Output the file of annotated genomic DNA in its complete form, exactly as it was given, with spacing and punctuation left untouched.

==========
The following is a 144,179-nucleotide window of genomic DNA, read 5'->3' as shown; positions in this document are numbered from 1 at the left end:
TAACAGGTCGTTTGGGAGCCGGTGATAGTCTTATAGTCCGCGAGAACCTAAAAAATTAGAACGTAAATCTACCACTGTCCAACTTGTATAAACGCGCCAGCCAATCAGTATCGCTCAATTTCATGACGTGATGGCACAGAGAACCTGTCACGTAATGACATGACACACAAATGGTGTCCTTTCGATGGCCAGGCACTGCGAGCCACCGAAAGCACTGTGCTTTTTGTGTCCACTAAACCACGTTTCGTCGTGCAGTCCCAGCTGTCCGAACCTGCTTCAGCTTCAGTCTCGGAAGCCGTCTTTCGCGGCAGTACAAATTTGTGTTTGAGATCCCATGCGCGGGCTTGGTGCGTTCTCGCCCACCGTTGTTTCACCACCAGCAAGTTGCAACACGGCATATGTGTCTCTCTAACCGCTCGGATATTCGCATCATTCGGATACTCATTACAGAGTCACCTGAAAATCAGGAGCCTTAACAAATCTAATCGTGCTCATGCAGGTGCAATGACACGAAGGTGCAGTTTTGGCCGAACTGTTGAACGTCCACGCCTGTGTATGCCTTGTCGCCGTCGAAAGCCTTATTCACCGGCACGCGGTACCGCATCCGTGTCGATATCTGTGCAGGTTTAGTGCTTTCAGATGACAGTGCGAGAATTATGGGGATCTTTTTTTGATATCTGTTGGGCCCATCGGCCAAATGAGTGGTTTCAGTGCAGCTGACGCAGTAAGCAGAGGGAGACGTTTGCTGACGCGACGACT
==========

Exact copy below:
The following is a 144,179-nucleotide window of genomic DNA, read 5'->3' as shown; positions in this document are numbered from 1 at the left end:
TAACAGGTCGTTTGGGAGCCGGTGATAGTCTTATAGTCCGCGAGAACCTAAAAAATTAGAACGTAAATCTACCACTGTCCAACTTGTATAAACGCGCCAGCCAATCAGTATCGCTCAATTTCATGACGTGATGGCACAGAGAACCTGTCACGTAATGACATGACACACAAATGGTGTCCTTTCGATGGCCAGGCACTGCGAGCCACCGAAAGCACTGTGCTTTTTGTGTCCACTAAACCACGTTTCGTCGTGCAGTCCCAGCTGTCCGAACCTGCTTCAGCTTCAGTCTCGGAAGCCGTCTTTCGCGGCAGTACAAATTTGTGTTTGAGATCCCATGCGCGGGCTTGGTGCGTTCTCGCCCACCGTTGTTTCACCACCAGCAAGTTGCAACACGGCATATGTGTCTCTCTAACCGCTCGGATATTCGCATCATTCGGATACTCATTACAGAGTCACCTGAAAATCAGGAGCCTTAACAAATCTAATCGTGCTCATGCAGGTGCAATGACACGAAGGTGCAGTTTTGGCCGAACTGTTGAACGTCCACGCCTGTGTATGCCTTGTCGCCGTCGAAAGCCTTATTCACCGGCACGCGGTACCGCATCCGTGTCGATATCTGTGCAGGTTTAGTGCTTTCAGATGACAGTGCGAGAATTATGGGGATCTTTTTTTGATATCTGTTGGGCCCATCGGCCAAATGAGTGGTTTCAGTGCAGCTGACGCAGTAAGCAGAGGGAGACGTTTGCTGACGCGACGACT